Inside the Beltway and on op-ed pages across the United States, it has become increasingly popular to lament the demise of U.S. influence in Asia. Power transitions, resurgent Asian nationalism, and poor policy choices in Washington have supposedly undermined U.S. leadership in Asia. According to critics, the Bush administration has been distracted by Iraq, has failed to deal adequately with China's economic and political rise, and has alienated many Asians with its singular focus on counterterrorism. The lack of U.S. leadership after the Cold War, detractors charge, has made Asia ripe for conflict.
But the conventional wisdom is wrong. The United States' position in Asia is now stronger than ever, and Asia remains at peace. The United States has achieved a pragmatic, results-oriented, cooperative relationship with China, and it has expanded and strengthened its alliance with Japan just as Tokyo and Beijing are improving their bilateral relations. This confluence of events has created an emerging U.S.-Chinese-Japanese partnership that greatly enhances regional stability. Washington has also improved its defense relationship with South Korea and successfully facilitated the shutdown of North Korea's bomb-making capabilities through the six-party talks. Finally, the United States has steadily improved its relations with Southeast Asian nations, largely by building on the goodwill it created by leading the humanitarian response to the tsunami in 2004.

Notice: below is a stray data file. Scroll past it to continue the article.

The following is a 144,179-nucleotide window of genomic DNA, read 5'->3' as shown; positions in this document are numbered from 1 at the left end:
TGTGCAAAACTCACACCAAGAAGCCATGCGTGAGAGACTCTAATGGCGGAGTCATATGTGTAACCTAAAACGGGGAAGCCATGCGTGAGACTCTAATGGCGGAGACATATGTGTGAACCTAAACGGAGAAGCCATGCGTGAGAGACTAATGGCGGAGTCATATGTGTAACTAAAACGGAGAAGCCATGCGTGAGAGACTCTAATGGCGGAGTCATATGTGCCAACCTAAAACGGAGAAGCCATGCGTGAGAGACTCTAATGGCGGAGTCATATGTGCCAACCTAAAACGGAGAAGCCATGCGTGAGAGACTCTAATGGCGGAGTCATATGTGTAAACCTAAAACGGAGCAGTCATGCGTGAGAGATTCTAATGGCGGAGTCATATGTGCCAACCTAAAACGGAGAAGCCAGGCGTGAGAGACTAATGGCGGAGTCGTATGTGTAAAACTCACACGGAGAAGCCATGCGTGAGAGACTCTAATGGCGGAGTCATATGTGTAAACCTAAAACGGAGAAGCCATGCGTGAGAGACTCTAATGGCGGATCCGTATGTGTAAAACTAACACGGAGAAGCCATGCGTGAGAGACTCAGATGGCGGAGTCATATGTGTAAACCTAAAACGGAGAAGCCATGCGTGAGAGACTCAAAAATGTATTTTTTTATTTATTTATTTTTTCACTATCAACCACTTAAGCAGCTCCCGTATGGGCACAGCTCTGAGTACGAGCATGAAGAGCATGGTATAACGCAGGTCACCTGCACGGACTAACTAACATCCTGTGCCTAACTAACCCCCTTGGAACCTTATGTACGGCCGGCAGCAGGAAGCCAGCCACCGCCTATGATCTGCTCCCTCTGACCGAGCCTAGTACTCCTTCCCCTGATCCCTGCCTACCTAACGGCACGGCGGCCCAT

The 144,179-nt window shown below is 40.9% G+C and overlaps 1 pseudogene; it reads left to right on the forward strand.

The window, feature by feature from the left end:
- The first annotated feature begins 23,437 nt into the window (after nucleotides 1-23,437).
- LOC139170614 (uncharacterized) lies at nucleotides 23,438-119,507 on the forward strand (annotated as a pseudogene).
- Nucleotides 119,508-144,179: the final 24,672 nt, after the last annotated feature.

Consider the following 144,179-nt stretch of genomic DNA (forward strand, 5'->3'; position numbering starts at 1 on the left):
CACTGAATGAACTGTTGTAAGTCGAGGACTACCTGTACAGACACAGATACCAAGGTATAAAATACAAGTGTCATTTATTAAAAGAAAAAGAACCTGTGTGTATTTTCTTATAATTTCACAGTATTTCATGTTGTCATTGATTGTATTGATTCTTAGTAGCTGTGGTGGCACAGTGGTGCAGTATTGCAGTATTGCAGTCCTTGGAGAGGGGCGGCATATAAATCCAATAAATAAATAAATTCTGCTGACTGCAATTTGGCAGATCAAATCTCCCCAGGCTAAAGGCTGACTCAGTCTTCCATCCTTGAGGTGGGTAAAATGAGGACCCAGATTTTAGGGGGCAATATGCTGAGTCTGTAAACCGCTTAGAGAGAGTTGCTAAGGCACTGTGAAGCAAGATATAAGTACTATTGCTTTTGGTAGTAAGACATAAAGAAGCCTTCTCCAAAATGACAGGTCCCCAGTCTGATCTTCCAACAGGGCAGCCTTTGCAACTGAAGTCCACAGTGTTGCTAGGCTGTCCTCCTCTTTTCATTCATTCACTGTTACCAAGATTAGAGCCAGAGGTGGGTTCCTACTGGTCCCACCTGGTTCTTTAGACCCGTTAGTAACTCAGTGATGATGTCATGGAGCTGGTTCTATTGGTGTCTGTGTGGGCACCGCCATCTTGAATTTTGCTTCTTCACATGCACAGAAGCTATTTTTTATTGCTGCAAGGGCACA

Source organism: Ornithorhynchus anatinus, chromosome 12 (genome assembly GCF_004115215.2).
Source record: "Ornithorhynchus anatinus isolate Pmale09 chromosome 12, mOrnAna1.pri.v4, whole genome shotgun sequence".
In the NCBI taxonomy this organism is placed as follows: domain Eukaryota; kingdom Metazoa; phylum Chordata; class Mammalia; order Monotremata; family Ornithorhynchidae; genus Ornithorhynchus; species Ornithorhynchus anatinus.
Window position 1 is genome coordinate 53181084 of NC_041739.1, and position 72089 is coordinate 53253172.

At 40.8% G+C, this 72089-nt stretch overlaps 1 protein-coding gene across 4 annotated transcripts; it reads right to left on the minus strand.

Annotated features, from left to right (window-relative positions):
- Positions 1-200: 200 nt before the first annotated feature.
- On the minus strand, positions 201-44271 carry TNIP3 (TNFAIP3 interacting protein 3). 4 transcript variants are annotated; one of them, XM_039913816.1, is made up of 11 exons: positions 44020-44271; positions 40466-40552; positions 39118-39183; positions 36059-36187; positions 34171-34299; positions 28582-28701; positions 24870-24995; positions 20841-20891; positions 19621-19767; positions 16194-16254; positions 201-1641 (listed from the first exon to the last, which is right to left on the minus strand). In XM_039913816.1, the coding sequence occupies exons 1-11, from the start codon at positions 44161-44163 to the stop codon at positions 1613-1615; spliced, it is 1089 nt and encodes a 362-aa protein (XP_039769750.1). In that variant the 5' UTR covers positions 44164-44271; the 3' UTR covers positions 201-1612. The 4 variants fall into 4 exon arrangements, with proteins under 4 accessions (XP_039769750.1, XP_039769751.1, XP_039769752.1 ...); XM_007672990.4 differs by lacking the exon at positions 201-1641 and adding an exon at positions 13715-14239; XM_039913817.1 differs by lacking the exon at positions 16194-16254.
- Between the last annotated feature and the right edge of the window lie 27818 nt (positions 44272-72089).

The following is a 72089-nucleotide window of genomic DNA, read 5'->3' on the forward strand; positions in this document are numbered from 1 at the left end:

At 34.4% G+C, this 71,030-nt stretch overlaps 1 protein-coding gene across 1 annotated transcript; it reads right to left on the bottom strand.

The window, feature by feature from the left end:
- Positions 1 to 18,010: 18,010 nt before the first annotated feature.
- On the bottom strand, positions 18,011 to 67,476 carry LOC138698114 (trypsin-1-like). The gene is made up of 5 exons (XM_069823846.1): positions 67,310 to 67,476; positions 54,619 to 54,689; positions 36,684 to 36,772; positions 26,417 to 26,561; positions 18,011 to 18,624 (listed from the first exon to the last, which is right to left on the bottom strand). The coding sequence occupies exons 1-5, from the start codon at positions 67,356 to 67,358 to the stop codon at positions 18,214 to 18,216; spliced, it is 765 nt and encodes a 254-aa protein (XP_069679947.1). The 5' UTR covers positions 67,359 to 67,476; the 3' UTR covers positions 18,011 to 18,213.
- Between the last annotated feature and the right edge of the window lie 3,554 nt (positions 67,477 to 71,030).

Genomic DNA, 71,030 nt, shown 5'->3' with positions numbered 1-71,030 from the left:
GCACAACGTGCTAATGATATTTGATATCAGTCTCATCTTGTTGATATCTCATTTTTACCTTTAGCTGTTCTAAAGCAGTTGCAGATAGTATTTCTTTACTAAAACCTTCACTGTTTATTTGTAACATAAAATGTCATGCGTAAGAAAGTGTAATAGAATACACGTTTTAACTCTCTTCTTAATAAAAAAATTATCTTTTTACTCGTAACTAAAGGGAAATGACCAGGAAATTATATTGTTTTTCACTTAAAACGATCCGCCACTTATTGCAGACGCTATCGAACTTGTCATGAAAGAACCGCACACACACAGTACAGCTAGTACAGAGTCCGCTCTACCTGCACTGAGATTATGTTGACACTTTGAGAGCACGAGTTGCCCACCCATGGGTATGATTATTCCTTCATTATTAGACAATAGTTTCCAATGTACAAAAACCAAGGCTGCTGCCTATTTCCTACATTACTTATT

Few commentators in Japan, South Korea, or the United States will give any credit to the Abe, Roh, and Bush administrations for these accomplishments. Rather than conceding that the Bush administration has made progress, naysayers in Washington tend to attribute Asia's good fortune to benign neglect while the administration's neoconservatives were busy focusing on Iraq. But they are wrong. President George W. Bush's Asia policy has worked.
WHO'S ASIA'S DADDY
Contrary to the dire warnings issued by many Asia pessimists, China is not eating the United States' lunch in Asia. Beijing is indeed building its military capabilities, pressing for free-trade agreements, and increasingly occupying central positions in various regional organizations.
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